What CMOs Need to Know About the End of Third-Party Cookies
After twenty-eight years of hard work—cooking up valuable data and delivering user-based insights into the hands of hungry marketers—third-party cookies are about to crumble.
But should this really be a surprise?
With the way technology has evolved, measurement, tracking, and data collection would inevitably change too. Coming into the 20th century, tech giants began using cookies to relentlessly track users and serve up ads while user privacy began to dissolve. Despite privacy laws, the fear of “cookie scraping” to collect private information, and relentless stories of data hacks in the news and media, consumers are tense. According to TechRepublic, 86% of consumers surveyed by KPGM see data privacy as a growing concern (2021). Needless to say, the “cookie monster” is inevitably doomed.
For marketers that rely on cookies to target the right audience, amplify customer experiences, and directly correlate impressions to campaigns and ad spend, what does the demise of the third-party cookie mean? What alternative solutions are available to elevate marketing’s effectiveness? Within this blog we put cookies into context:
- What Are Third-Party Cookies?
- The History of Third Party Cookies
- Consumer’s Growing Data Privacy Concerns
- A Phase-Out of Third-Party Cookies
- Alternative Options to Third-Party Cookies
- What’s Next: Embracing A No-Cookie Method to Marketing Measurement and Optimization
What Are Third-Party Cookies?
According to the FTC, “A cookie is information saved by your web browser. When you visit a website, the site may place a cookie on your web browser so it can recognize your device in the future.”
Third-party cookies are simply cookies from domains other than your own. They are used for a variety of reasons, from providing a more personalized online experience to tracking and targeting consumer behaviors on third-party sites. Third-party cookies are appealing because they give marketers the ability to track consumer activity across broader stretches of the internet, not just their own sites.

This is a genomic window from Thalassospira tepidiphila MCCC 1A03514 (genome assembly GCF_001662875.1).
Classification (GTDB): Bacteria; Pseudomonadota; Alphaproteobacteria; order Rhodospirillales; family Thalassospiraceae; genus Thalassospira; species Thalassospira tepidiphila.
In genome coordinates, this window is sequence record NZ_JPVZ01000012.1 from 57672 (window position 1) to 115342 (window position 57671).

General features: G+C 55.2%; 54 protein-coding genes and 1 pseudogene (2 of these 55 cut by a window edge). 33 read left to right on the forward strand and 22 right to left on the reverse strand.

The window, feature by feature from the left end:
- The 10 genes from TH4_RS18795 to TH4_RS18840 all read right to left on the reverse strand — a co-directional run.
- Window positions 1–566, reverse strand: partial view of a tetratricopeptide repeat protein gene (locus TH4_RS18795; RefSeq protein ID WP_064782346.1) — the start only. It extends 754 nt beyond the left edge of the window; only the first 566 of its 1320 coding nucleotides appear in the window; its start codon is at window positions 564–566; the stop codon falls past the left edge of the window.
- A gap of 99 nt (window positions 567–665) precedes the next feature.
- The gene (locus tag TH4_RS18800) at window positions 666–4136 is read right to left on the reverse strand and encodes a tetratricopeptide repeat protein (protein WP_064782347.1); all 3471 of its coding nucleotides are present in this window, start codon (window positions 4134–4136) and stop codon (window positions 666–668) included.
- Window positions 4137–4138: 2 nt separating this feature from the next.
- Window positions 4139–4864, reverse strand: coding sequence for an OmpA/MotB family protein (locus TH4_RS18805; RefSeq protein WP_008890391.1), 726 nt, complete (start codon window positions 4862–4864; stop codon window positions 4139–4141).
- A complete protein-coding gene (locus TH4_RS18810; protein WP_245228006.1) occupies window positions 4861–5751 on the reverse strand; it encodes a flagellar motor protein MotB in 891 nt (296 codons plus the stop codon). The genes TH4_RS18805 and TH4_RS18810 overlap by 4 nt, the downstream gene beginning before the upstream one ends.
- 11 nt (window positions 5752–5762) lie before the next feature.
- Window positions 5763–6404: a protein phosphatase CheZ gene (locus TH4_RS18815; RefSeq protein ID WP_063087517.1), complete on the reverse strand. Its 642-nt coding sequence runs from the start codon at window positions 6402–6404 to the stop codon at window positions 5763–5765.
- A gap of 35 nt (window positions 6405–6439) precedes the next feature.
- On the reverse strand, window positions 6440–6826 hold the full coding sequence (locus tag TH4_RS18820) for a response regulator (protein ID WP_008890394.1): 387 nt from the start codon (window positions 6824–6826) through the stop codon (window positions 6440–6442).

For example, if I am selling flower arrangements at flowers.com, I might drop cookies in the user’s browser registry telling me who that user is, their username, or places they’ve been using my domain–these would be first-party cookies. Third-party cookies are cookies that have been dropped onto my own website such as weddings.com to target potential clients.
The availability of consumer information through third-party cookies has been invaluable to marketers. Data analysis techniques like multi-touch attribution (MTA) heavily rely on the ability to link a consumer across multiple ad platforms.
The History of Third-Party Cookies
Now that you have an idea of what third-party cookies are, you’re probably wondering how they came to be. Quartz details that Lou Montulli invented the cookie in 1994. As an engineer at Netscape, he set out to solve the problem of anonymity–when a user comes into a site. How can that user be identified as the same person as they travel from page to page? This invention made it possible for users to keep their shopping cart as they navigate e-commerce sites. This small file traveled as the user moved and eventually evolved into tracking cross-websites–into third-party cookies–following millions of users.